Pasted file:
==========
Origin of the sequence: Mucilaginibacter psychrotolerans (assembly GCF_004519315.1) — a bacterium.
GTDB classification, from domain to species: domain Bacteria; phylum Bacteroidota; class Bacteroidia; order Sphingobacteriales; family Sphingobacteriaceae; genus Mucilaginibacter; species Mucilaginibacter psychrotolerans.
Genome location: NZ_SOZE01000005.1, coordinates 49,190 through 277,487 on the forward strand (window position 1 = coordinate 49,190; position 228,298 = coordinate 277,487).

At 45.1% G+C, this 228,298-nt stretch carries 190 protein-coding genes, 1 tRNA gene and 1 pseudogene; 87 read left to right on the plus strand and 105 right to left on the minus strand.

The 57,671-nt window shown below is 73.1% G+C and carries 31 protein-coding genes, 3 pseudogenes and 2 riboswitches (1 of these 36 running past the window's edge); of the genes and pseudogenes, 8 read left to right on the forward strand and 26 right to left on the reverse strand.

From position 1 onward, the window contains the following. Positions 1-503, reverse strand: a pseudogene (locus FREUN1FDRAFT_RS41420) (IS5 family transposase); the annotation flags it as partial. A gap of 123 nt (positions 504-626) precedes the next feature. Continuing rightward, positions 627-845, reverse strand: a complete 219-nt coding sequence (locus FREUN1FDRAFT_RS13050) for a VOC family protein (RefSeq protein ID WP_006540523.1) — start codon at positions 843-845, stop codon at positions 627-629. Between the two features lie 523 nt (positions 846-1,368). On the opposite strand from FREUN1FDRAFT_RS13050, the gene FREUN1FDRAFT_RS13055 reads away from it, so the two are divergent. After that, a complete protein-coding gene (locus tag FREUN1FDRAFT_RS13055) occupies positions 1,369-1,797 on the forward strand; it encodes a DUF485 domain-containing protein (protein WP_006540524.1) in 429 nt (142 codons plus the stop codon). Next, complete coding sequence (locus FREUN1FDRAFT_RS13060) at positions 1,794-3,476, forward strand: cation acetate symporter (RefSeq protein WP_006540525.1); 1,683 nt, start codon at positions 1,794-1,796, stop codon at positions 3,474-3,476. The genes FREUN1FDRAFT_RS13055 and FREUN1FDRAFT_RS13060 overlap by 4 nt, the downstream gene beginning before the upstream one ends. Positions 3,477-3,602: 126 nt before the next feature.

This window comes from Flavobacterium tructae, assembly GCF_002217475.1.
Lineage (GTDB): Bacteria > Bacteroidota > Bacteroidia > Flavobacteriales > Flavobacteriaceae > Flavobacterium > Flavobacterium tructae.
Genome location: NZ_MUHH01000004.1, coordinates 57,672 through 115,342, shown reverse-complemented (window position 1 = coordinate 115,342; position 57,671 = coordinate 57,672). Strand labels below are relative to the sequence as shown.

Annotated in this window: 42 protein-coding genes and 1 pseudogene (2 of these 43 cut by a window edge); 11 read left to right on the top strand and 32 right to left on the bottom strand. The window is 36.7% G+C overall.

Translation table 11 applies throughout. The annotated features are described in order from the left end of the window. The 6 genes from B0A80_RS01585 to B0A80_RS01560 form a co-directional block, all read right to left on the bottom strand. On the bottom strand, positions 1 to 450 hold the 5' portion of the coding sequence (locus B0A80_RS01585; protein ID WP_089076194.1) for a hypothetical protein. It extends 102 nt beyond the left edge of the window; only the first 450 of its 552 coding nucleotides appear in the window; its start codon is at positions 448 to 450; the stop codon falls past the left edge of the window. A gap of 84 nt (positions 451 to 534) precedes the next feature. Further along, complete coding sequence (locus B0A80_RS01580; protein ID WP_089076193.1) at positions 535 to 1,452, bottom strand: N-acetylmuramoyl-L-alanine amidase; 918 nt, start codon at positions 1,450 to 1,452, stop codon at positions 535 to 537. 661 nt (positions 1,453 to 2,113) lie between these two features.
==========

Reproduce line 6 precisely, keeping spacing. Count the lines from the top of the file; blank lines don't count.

From position 1 onward, the window contains the following. Positions 1-503, reverse strand: a pseudogene (locus FREUN1FDRAFT_RS41420) (IS5 family transposase); the annotation flags it as partial. A gap of 123 nt (positions 504-626) precedes the next feature. Continuing rightward, positions 627-845, reverse strand: a complete 219-nt coding sequence (locus FREUN1FDRAFT_RS13050) for a VOC family protein (RefSeq protein ID WP_006540523.1) — start codon at positions 843-845, stop codon at positions 627-629. Between the two features lie 523 nt (positions 846-1,368). On the opposite strand from FREUN1FDRAFT_RS13050, the gene FREUN1FDRAFT_RS13055 reads away from it, so the two are divergent. After that, a complete protein-coding gene (locus tag FREUN1FDRAFT_RS13055) occupies positions 1,369-1,797 on the forward strand; it encodes a DUF485 domain-containing protein (protein WP_006540524.1) in 429 nt (142 codons plus the stop codon). Next, complete coding sequence (locus FREUN1FDRAFT_RS13060) at positions 1,794-3,476, forward strand: cation acetate symporter (RefSeq protein WP_006540525.1); 1,683 nt, start codon at positions 1,794-1,796, stop codon at positions 3,474-3,476. The genes FREUN1FDRAFT_RS13055 and FREUN1FDRAFT_RS13060 overlap by 4 nt, the downstream gene beginning before the upstream one ends. Positions 3,477-3,602: 126 nt before the next feature.